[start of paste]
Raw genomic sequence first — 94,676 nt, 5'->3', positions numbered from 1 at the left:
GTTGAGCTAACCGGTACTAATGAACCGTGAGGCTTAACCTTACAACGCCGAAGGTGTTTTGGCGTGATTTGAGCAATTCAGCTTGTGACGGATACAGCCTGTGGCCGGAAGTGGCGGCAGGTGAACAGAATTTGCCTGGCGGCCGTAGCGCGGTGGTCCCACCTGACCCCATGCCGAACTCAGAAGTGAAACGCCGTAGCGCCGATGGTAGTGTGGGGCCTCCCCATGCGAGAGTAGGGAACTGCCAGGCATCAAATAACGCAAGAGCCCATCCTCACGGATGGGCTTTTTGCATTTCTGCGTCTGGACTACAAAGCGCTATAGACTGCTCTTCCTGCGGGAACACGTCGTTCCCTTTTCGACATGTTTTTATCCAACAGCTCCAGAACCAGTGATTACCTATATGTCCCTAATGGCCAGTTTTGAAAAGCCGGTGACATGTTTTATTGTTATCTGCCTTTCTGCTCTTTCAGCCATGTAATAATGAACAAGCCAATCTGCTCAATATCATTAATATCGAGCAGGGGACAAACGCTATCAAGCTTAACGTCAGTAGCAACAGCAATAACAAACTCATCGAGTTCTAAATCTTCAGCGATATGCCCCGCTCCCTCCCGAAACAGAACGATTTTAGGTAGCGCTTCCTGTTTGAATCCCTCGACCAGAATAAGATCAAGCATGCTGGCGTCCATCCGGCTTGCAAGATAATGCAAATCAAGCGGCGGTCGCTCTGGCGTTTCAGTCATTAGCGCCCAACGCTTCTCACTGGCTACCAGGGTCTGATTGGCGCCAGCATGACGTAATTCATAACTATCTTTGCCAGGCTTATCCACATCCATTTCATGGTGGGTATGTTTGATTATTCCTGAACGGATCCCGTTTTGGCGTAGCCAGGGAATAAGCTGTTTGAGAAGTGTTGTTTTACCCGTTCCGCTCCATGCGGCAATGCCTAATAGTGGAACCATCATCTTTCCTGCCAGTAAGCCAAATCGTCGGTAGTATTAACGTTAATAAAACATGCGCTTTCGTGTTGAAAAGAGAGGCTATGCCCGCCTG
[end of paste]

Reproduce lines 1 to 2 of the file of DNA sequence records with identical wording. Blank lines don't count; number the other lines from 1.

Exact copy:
Raw genomic sequence first — 94,676 nt, 5'->3', positions numbered from 1 at the left:
GTTGAGCTAACCGGTACTAATGAACCGTGAGGCTTAACCTTACAACGCCGAAGGTGTTTTGGCGTGATTTGAGCAATTCAGCTTGTGACGGATACAGCCTGTGGCCGGAAGTGGCGGCAGGTGAACAGAATTTGCCTGGCGGCCGTAGCGCGGTGGTCCCACCTGACCCCATGCCGAACTCAGAAGTGAAACGCCGTAGCGCCGATGGTAGTGTGGGGCCTCCCCATGCGAGAGTAGGGAACTGCCAGGCATCAAATAACGCAAGAGCCCATCCTCACGGATGGGCTTTTTGCATTTCTGCGTCTGGACTACAAAGCGCTATAGACTGCTCTTCCTGCGGGAACACGTCGTTCCCTTTTCGACATGTTTTTATCCAACAGCTCCAGAACCAGTGATTACCTATATGTCCCTAATGGCCAGTTTTGAAAAGCCGGTGACATGTTTTATTGTTATCTGCCTTTCTGCTCTTTCAGCCATGTAATAATGAACAAGCCAATCTGCTCAATATCATTAATATCGAGCAGGGGACAAACGCTATCAAGCTTAACGTCAGTAGCAACAGCAATAACAAACTCATCGAGTTCTAAATCTTCAGCGATATGCCCCGCTCCCTCCCGAAACAGAACGATTTTAGGTAGCGCTTCCTGTTTGAATCCCTCGACCAGAATAAGATCAAGCATGCTGGCGTCCATCCGGCTTGCAAGATAATGCAAATCAAGCGGCGGTCGCTCTGGCGTTTCAGTCATTAGCGCCCAACGCTTCTCACTGGCTACCAGGGTCTGATTGGCGCCAGCATGACGTAATTCATAACTATCTTTGCCAGGCTTATCCACATCCATTTCATGGTGGGTATGTTTGATTATTCCTGAACGGATCCCGTTTTGGCGTAGCCAGGGAATAAGCTGTTTGAGAAGTGTTGTTTTACCCGTTCCGCTCCATGCGGCAATGCCTAATAGTGGAACCATCATCTTTCCTGCCAGTAAGCCAAATCGTCGGTAGTATTAACGTTAATAAAACATGCGCTTTCGTGTTGAAAAGAGAGGCTATGCCCGCCTG